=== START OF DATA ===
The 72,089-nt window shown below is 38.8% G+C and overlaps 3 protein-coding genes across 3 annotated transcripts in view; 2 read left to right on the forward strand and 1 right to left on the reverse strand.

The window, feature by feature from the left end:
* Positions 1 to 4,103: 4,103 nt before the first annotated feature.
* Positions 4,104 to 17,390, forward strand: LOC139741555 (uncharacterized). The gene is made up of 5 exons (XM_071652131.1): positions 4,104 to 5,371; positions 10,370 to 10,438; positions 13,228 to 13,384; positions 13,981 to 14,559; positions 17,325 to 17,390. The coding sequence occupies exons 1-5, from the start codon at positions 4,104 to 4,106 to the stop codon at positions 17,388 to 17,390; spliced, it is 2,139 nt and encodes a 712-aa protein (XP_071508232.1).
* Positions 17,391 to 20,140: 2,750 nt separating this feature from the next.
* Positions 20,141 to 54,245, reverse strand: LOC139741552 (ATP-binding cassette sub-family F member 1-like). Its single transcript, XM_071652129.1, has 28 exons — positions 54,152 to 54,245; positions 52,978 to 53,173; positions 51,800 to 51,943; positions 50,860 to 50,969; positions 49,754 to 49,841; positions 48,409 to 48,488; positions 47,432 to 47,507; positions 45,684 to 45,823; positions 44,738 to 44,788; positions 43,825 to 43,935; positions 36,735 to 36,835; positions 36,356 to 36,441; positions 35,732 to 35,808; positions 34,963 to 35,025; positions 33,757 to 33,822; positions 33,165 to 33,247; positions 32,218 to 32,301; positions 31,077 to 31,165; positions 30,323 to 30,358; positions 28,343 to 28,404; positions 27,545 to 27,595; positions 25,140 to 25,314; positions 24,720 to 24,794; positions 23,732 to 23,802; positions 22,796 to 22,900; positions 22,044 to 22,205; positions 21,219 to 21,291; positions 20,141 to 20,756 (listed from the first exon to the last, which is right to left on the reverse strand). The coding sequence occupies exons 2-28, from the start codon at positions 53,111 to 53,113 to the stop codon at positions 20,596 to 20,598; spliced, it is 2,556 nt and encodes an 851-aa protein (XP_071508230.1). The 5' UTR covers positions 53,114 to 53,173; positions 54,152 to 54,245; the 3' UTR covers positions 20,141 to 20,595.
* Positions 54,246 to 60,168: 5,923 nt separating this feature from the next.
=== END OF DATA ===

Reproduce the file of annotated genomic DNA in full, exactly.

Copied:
The 72,089-nt window shown below is 38.8% G+C and overlaps 3 protein-coding genes across 3 annotated transcripts in view; 2 read left to right on the forward strand and 1 right to left on the reverse strand.

The window, feature by feature from the left end:
* Positions 1 to 4,103: 4,103 nt before the first annotated feature.
* Positions 4,104 to 17,390, forward strand: LOC139741555 (uncharacterized). The gene is made up of 5 exons (XM_071652131.1): positions 4,104 to 5,371; positions 10,370 to 10,438; positions 13,228 to 13,384; positions 13,981 to 14,559; positions 17,325 to 17,390. The coding sequence occupies exons 1-5, from the start codon at positions 4,104 to 4,106 to the stop codon at positions 17,388 to 17,390; spliced, it is 2,139 nt and encodes a 712-aa protein (XP_071508232.1).
* Positions 17,391 to 20,140: 2,750 nt separating this feature from the next.
* Positions 20,141 to 54,245, reverse strand: LOC139741552 (ATP-binding cassette sub-family F member 1-like). Its single transcript, XM_071652129.1, has 28 exons — positions 54,152 to 54,245; positions 52,978 to 53,173; positions 51,800 to 51,943; positions 50,860 to 50,969; positions 49,754 to 49,841; positions 48,409 to 48,488; positions 47,432 to 47,507; positions 45,684 to 45,823; positions 44,738 to 44,788; positions 43,825 to 43,935; positions 36,735 to 36,835; positions 36,356 to 36,441; positions 35,732 to 35,808; positions 34,963 to 35,025; positions 33,757 to 33,822; positions 33,165 to 33,247; positions 32,218 to 32,301; positions 31,077 to 31,165; positions 30,323 to 30,358; positions 28,343 to 28,404; positions 27,545 to 27,595; positions 25,140 to 25,314; positions 24,720 to 24,794; positions 23,732 to 23,802; positions 22,796 to 22,900; positions 22,044 to 22,205; positions 21,219 to 21,291; positions 20,141 to 20,756 (listed from the first exon to the last, which is right to left on the reverse strand). The coding sequence occupies exons 2-28, from the start codon at positions 53,111 to 53,113 to the stop codon at positions 20,596 to 20,598; spliced, it is 2,556 nt and encodes an 851-aa protein (XP_071508230.1). The 5' UTR covers positions 53,114 to 53,173; positions 54,152 to 54,245; the 3' UTR covers positions 20,141 to 20,595.
* Positions 54,246 to 60,168: 5,923 nt separating this feature from the next.